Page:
The Bankruptcy of ‘Great Power Competition’

A militarized rivalry between the US and China will be costly and dangerous for all concerned, but the people most likely to suffer from it will be found in the countries that the two major powers choose to turn into their battlefields. The Cold War between the United States and the Soviet Union split Europe down the middle, but it was in Asia, Africa, and Latin America that massive bloodletting took place during the so-called "Long Peace." Vincent Bevins, author of The Jakarta Method, recently observed, "If a new cold war is anything like the last one, it will not principally be American or Chinese citizens who suffer. During the confrontation between the US and the Soviet Union, huge numbers of people were reduced to collateral damage, far away from famous First World flashpoints such as Berlin, their deaths seen as acceptable, if not celebrated." As Paul Thomas Chamberlin documented in his history, The Cold War’s Killing Fields, tens of millions perished in the conflicts caused or exacerbated by four decades of superpower rivalry, including the genocides in Bangladesh and Cambodia and the mass murder in Indonesia. If the US and China go down the same road of confrontation, the casualties could well be even higher in the proxy and direct wars of the future. If we want to prevent such horrors from happening again, Americans must demand that our government stop pursuing the militarized "great power competition" that it has been embracing for the last several years.

Major powers always have divergent interests to some degree, but how they choose to manage those disagreements determines whether they can coexist as peaceful competitors or whether they condemn themselves to decades of fruitless militarism and strife. What these states decide to do has ramifications not only for their own people, but for many other nations that are caught in between them. Once major powers have decided on a militaristic, confrontational course, it becomes extremely easy for their political leaders to justify any number of atrocities against innocent people in neutral or contested countries in the name of preventing the rival from "advancing" in some peripheral theater. If the Cold War experience is any guide, the countries that end up in the sights of one or both rivals are devastated and take decades and sometimes generations to recover from what was done to them.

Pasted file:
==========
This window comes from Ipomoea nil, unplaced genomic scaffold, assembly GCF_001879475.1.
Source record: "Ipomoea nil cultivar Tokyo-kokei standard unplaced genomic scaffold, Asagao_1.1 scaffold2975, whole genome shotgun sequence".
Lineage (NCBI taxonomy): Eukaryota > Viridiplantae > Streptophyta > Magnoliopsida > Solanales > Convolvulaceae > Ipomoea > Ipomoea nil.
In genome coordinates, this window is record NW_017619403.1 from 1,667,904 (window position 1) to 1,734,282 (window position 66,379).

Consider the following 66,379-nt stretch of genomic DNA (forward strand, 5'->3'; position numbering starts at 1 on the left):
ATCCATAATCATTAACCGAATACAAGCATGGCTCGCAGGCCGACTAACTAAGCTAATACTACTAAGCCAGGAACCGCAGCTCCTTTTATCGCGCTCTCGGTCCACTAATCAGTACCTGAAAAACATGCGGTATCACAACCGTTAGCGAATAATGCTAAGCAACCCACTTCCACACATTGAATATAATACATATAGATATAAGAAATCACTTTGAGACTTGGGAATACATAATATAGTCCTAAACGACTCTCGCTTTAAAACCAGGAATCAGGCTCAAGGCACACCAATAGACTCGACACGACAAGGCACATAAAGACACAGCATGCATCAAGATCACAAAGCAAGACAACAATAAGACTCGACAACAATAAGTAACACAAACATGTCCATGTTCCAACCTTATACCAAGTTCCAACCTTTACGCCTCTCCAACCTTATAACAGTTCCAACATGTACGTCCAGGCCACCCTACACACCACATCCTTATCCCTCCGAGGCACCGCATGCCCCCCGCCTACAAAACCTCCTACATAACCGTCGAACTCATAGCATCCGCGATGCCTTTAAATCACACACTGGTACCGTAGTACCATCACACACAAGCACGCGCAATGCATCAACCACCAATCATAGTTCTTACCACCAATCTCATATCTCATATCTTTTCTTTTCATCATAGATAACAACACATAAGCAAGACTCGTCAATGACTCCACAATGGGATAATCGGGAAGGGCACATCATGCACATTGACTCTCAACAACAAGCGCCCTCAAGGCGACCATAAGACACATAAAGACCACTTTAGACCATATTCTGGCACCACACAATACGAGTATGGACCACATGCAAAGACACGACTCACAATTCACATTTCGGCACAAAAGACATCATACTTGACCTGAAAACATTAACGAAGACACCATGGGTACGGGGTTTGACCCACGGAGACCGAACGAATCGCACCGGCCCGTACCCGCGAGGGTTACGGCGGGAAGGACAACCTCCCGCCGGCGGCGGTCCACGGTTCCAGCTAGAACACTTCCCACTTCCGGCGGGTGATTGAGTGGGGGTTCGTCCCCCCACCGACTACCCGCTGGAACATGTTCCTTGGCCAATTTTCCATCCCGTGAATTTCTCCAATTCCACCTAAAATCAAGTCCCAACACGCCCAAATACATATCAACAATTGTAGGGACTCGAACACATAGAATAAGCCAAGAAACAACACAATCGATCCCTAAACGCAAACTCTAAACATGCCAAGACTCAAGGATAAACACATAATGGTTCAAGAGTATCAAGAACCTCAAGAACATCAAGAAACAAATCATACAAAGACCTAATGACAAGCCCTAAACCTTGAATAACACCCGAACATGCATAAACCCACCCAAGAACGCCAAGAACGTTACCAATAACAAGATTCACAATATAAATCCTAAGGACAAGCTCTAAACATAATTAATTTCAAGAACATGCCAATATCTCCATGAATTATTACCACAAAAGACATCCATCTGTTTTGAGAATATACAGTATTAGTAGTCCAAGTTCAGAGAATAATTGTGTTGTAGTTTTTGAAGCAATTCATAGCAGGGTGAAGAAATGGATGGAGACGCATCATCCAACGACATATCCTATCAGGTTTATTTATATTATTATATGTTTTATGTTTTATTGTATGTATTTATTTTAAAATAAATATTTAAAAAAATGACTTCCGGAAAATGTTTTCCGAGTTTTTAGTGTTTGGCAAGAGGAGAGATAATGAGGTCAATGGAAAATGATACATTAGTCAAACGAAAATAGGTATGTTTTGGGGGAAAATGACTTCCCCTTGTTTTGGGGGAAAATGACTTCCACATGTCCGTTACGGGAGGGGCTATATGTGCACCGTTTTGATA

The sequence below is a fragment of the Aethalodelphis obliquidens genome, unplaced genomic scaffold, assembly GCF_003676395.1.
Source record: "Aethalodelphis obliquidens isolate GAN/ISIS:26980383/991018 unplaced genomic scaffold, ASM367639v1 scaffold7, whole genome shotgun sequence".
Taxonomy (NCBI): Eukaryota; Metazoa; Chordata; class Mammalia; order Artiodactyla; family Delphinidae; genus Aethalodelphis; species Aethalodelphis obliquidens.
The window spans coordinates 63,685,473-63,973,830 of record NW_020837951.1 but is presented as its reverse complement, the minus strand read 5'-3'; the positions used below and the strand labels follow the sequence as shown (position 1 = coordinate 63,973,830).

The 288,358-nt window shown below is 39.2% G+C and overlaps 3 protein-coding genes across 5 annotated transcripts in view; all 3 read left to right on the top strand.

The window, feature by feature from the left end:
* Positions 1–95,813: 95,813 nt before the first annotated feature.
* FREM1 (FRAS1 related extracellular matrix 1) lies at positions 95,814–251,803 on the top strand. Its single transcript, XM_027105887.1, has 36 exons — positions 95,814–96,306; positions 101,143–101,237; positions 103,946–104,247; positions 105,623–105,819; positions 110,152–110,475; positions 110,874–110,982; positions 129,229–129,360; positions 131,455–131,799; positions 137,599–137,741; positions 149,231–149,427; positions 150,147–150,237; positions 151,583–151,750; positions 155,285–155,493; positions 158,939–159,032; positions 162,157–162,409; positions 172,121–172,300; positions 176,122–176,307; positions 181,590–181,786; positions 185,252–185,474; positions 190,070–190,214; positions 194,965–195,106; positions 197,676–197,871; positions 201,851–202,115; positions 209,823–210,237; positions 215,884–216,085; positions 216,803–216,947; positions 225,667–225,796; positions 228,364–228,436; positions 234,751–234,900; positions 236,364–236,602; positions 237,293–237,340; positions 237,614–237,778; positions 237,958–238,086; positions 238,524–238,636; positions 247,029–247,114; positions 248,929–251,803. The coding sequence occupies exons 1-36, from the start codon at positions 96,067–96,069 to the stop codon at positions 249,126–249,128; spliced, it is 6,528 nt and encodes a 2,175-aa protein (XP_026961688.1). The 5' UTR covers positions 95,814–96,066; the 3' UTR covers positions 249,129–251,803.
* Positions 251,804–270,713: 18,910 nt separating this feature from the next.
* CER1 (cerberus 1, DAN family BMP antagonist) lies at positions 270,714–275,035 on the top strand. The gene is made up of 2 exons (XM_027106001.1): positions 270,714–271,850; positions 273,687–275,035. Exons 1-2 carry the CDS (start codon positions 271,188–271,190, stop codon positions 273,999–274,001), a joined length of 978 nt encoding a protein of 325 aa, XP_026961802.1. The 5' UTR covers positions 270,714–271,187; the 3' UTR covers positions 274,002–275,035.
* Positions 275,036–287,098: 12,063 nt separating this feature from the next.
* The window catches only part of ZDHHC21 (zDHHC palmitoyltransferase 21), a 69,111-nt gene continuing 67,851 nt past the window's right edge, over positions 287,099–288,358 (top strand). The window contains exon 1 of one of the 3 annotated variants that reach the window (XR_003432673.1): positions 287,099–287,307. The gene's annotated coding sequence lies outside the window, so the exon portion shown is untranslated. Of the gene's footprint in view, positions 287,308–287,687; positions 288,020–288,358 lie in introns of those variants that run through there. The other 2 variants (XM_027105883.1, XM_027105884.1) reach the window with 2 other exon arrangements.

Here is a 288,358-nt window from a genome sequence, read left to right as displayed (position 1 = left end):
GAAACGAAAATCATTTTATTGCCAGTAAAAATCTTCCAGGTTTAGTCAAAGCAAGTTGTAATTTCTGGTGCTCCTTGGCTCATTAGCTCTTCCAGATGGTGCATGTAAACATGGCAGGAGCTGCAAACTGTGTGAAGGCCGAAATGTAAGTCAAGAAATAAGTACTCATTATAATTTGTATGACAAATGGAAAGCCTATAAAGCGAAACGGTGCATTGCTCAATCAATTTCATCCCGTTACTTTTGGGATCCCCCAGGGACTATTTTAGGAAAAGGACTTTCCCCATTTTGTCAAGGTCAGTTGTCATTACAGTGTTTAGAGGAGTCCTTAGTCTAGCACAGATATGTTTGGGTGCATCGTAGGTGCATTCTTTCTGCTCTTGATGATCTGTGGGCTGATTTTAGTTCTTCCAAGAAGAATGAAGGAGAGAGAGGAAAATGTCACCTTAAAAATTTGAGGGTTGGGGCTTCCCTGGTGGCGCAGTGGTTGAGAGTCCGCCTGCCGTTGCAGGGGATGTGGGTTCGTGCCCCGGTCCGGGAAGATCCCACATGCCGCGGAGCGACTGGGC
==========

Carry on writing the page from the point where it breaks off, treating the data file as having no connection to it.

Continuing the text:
It is not surprising that almost all states in Southeast Asia want nothing to do with the militarized anti-China coalition that the U.S. is trying to assemble. Having endured some of the worst losses during the Cold War, the nations of Southeast Asia do not want to be forced to choose sides or to become pawns in someone else’s struggle yet again. The reaction of the Malaysian and Indonesian governments to the recently announced AUKUS partnership is typical of this aversion to heightened US-Chinese tensions. While China hawks in Washington cheered the new partnership, Malaysia expressed fears that it would provoke more aggressive behavior in the region and Indonesia worried about an intensifying arms race. As the US makes military efforts central to its approach to China and the surrounding region, it makes conflict more likely to happen and it makes it more likely that it will have very few other states willing to cooperate with the US otherwise.

One danger in any great power rivalry is that one or both rivals will conclude that they should interfere in the affairs of other states to gain an advantage against the adversary. If the US finds few states that want to join its anti-China coalition, there are always plenty of hard-liners eager to advocate for covert or overt regime change to install more pliable rulers. Great power rivalry worsens existing imperialistic practices and creates the excuse for new ones, because imperialists will claim that virtually anything is justified in the name of security.

Consider how much bloodshed and misery the US has helped to cause in the Middle East in the name of "countering" Iran: Yemen bombed and driven into famine, Syria devastated by almost a decade of war, and tens of millions of people in Iran collectively punished with sanctions. Now imagine what the result would be across Asia and farther afield from a full-blown militarized rivalry with one of the most powerful countries in the world. And that’s assuming that the US and China don’t directly come to blows and end up launching nuclear weapons at each other. It is not too late to back away from such a ruinous rivalry. Americans need to understand that it would not only be a huge gamble for our country, but it would also be a disaster for many other parts of the world as well.

"Far from restraining conflict, the superpower confrontation actually fueled greater violence around the world," Chamberlin wrote in the conclusion of The Cold War’s Killing Fields, and that is what rivalry with China threatens to do again. We do not have to turn more countries into new killing fields, but if the US continues down its current path that is what will very likely happen in the decades to come.

Daniel Larison is a contributing editor and weekly columnist for and maintains his own site at Eunomia. He is former senior editor at The American Conservative. He has been published in the New York Times Book Review, Dallas Morning News, World Politics Review, Politico Magazine, Orthodox Life, Front Porch Republic, The American Scene, and Culture11, and was a columnist for The Week. He holds a PhD in history from the University of Chicago, and resides in Lancaster, PA. Follow him on Twitter.